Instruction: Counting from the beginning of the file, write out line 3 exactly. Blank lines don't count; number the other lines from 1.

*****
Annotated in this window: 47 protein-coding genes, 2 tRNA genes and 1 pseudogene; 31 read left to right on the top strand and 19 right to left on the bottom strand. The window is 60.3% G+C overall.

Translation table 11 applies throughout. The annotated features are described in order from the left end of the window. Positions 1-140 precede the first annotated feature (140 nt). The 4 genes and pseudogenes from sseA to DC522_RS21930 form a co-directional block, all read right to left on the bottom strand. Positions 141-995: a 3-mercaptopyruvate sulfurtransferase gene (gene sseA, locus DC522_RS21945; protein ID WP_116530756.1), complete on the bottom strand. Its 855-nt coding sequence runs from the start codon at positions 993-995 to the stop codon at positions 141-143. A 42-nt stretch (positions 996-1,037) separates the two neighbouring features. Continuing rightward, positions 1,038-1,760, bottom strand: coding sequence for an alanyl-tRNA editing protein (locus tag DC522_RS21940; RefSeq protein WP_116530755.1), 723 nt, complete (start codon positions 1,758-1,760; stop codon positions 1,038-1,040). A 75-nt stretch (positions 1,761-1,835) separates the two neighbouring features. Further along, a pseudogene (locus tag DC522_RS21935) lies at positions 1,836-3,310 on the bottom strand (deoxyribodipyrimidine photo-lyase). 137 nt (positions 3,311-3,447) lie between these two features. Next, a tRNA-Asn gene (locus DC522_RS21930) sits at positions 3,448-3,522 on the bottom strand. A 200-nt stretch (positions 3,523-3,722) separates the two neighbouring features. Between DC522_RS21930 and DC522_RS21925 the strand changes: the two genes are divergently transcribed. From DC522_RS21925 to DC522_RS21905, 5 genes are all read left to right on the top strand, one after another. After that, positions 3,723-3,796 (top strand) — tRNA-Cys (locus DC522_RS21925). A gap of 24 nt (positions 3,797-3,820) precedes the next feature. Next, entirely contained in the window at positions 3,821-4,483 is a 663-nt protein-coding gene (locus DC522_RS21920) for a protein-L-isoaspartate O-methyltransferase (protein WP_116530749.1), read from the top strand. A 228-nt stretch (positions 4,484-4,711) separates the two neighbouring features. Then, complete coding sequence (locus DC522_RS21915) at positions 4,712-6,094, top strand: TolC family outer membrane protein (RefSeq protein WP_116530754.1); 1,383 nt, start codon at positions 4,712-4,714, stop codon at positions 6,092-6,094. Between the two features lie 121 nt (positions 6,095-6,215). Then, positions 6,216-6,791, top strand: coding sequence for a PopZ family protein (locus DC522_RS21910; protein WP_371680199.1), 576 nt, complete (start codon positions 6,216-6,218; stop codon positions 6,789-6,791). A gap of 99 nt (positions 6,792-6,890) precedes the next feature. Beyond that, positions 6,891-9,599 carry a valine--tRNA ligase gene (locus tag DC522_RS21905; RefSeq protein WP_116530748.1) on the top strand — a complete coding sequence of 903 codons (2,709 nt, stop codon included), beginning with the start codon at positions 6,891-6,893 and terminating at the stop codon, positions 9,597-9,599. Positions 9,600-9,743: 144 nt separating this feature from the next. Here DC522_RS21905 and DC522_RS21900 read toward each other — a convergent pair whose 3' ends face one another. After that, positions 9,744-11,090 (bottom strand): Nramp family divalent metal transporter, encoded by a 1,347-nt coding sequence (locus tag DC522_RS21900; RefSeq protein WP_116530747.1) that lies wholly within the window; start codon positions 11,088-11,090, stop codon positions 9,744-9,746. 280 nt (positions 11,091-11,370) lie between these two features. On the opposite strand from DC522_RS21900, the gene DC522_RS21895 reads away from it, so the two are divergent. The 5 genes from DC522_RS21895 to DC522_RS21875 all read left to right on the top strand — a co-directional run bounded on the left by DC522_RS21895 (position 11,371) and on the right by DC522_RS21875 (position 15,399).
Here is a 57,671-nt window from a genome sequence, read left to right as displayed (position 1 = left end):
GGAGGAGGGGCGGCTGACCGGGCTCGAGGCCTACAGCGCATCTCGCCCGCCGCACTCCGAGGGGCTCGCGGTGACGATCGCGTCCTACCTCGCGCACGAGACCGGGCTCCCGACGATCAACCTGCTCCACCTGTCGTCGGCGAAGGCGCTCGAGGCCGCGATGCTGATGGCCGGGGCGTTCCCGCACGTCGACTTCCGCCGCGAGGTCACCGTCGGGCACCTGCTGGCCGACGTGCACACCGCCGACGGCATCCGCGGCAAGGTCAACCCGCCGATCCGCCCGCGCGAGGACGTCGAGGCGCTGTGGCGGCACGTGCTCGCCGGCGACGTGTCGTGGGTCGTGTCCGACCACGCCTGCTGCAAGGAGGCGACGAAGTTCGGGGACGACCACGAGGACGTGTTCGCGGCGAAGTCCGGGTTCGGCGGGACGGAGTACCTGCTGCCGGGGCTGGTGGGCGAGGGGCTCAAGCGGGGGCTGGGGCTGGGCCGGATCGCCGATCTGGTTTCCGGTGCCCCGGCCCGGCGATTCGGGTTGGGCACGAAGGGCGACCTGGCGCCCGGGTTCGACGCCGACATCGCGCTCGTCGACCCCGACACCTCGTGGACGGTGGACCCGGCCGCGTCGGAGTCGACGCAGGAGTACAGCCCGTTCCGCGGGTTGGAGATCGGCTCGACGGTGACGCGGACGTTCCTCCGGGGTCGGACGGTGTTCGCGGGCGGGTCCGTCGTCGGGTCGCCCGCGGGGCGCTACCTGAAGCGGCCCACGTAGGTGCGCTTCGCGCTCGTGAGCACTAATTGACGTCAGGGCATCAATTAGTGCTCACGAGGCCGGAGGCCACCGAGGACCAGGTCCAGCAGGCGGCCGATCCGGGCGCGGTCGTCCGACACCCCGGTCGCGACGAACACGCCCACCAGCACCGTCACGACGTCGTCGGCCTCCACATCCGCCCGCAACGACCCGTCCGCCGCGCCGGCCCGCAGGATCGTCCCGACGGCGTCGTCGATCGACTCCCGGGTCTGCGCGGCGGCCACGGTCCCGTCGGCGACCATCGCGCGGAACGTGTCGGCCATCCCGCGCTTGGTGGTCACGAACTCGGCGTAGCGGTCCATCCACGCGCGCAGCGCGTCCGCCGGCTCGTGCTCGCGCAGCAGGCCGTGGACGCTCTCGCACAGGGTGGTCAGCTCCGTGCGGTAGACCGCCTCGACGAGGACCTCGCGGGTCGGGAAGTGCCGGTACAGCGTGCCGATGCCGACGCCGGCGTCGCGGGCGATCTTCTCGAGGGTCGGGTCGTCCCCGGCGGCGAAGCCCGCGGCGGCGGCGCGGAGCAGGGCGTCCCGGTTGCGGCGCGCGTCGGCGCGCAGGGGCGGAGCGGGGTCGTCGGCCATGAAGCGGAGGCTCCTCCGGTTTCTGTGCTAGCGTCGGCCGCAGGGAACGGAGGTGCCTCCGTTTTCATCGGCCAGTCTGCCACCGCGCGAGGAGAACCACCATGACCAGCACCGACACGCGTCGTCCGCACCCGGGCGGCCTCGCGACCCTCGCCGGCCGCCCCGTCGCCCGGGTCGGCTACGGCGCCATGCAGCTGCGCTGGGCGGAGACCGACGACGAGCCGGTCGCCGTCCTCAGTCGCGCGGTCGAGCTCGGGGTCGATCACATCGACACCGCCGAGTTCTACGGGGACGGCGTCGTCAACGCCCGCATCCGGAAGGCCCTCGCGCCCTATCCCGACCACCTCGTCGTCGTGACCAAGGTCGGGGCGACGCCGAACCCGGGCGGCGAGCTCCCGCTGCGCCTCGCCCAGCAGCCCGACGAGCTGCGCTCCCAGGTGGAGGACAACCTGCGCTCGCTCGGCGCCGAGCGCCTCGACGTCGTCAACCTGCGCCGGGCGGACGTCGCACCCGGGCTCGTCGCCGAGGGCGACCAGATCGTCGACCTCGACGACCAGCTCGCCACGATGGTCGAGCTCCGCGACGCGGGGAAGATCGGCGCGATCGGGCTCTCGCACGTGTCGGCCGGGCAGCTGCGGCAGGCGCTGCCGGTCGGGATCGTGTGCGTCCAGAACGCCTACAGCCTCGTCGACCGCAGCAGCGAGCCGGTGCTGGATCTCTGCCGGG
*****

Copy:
Here is a 57,671-nt window from a genome sequence, read left to right as displayed (position 1 = left end):